I recently completed Essential Design Principles for Tableau offered by the University of California Davis on Coursera. I’ll offer some review commentary. I thought it was a solid class as it covered data visualization concepts such as pre-attentive attributes and the Gestalt principles. This class was a bit more heavy on the conceptual side of the house as opposed to delving into practical Tableau instructions. However, there are other classes in the specialization that have a more hands on practical approach.
In this assignment we had to highlight the three worst performing product Sub-Categories in each region. Additionally, we had to demonstrate how these worst performers compared to other product Sub-Categories in their respective regions. Finally, the visualization had to highlight the three worst performing Sub-Product Categories overall with a color emphasis. The scenario given to the class was that a sales manager had to cut the three worst performing Sub-Categories in her region and needed a visualization that addressed her concerns.
Guidance was not provided on how to identify the three worst performing categories. Some people in the class simply used profit as their key performance indicator (KPI) which I think is misguided. You learn in business (or business education) that profits do not equal profitability. From Investopedia:
Profitability is closely related to profit, but it is the metric used to determine the scope of a company’s profit in relation to the size of the business. Profitability is a measurement of efficiency – and ultimately its success or failure. It is expressed as a relative, not an absolute, amount. Profitability can further be defined as the ability of a business to produce a return on an investment based on its resources in comparison with an alternative investment. Although a company can realize a profit, this does not necessarily mean that the company is profitable.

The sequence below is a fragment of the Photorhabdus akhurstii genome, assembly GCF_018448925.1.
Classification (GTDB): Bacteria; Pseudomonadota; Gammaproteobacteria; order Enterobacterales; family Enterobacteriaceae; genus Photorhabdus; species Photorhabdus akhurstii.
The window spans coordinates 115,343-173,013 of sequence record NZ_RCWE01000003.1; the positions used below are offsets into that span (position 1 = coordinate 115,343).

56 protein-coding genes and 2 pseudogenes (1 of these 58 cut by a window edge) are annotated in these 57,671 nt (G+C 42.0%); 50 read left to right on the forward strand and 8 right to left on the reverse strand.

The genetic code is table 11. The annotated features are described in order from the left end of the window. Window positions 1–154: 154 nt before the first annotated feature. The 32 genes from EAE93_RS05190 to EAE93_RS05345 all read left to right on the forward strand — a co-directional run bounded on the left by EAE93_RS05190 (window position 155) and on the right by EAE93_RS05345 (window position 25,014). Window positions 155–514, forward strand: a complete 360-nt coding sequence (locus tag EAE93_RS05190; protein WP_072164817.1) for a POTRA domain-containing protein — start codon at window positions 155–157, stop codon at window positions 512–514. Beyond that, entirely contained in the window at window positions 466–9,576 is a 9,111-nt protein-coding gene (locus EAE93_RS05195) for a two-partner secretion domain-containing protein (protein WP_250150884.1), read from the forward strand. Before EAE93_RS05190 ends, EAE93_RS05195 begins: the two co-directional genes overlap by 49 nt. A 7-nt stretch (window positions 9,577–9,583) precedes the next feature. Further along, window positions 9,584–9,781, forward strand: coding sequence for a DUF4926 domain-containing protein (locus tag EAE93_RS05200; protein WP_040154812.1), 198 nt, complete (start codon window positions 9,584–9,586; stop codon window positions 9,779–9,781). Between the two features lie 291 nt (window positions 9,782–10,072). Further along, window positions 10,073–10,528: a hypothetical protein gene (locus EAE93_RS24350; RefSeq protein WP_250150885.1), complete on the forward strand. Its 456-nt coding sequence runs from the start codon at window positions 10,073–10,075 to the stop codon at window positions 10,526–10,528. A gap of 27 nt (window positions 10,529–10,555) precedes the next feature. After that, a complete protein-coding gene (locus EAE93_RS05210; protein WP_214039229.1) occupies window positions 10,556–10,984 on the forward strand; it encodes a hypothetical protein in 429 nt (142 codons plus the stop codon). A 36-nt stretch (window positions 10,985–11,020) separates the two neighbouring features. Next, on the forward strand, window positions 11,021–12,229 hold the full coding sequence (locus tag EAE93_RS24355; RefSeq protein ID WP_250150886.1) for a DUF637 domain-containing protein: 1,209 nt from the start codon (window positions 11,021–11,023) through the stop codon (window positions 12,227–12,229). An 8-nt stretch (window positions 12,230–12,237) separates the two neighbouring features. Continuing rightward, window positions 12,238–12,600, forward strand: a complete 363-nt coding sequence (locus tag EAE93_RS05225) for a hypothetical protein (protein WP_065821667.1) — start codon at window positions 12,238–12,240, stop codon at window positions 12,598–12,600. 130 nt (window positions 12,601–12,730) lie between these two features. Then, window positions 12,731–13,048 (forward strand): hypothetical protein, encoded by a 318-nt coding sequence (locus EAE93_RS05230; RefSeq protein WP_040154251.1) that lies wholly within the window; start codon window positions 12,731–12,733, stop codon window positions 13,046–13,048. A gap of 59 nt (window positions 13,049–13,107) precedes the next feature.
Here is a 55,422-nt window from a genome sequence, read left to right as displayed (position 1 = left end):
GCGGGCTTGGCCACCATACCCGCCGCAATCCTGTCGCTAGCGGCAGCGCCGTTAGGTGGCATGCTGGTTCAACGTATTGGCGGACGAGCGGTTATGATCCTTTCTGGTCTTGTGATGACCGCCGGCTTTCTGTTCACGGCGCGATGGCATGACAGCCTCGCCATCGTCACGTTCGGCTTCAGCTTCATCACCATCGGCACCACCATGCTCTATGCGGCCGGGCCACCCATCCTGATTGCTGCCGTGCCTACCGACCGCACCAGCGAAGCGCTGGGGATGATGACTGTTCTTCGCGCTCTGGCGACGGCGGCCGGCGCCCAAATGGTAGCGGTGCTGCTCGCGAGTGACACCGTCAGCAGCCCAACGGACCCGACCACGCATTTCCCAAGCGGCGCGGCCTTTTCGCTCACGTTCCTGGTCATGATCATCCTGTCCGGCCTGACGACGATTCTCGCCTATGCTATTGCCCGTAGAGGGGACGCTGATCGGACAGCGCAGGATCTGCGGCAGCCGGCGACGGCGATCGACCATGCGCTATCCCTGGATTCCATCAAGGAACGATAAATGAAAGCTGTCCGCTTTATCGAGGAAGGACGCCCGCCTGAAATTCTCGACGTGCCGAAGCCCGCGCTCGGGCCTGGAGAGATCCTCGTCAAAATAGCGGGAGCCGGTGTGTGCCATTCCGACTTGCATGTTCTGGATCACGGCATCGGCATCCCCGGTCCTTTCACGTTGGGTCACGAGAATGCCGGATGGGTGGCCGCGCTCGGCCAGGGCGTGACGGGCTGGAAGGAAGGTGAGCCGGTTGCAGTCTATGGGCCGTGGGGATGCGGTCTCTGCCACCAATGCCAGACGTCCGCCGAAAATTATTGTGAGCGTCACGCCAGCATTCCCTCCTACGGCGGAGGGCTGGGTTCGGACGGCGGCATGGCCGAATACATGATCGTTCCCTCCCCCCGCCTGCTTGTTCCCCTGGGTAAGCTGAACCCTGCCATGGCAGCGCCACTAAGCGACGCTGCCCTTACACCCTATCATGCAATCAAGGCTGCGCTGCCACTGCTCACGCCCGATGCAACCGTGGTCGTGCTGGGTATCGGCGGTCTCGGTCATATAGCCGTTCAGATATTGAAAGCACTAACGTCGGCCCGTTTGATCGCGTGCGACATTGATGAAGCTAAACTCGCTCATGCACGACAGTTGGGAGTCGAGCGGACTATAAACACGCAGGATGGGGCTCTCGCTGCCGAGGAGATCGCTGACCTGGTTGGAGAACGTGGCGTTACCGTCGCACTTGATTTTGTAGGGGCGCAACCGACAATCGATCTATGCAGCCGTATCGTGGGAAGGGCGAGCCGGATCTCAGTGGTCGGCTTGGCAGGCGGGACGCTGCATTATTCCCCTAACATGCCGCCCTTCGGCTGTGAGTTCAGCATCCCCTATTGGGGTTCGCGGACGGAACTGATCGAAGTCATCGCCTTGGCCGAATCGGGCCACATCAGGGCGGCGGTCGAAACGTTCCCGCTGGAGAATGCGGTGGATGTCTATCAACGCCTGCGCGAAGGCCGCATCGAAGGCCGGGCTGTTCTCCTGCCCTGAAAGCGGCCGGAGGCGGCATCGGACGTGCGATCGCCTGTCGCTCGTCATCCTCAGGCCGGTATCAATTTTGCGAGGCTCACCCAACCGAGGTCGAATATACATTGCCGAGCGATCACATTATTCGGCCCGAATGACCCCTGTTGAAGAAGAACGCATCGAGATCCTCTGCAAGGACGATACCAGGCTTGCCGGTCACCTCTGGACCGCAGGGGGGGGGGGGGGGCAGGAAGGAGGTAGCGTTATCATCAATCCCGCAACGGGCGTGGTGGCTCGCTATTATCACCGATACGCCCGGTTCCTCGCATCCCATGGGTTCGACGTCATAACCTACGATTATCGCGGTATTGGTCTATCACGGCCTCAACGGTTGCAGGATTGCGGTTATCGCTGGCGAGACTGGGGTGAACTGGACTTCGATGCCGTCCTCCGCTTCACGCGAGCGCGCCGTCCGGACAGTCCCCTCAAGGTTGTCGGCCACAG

For these reasons I used the Average Profit Ratio of the products in each Sub-Category as my KPI as opposed to raw profits. If you had to sell $100,000 of product A to make $1,000 in profit (1% profit ratio), would you eliminate product B which requires $1000 in sales to generate $500 in profit (50% profit ratio)? Only if you want to go out of business!
In order to complete the visualization you see above on Tableau Public I had to incorporate nested sorting principles and also highlight the three worst performing elements on a bar chart. Luckily for you, I have videos that will demonstrate how to accomplish these tasks.
- How to Highlight the Top 3 Bar Chart Values in Tableau
- B.I. Basics Part 2: Sorting “Correctly” in Tableau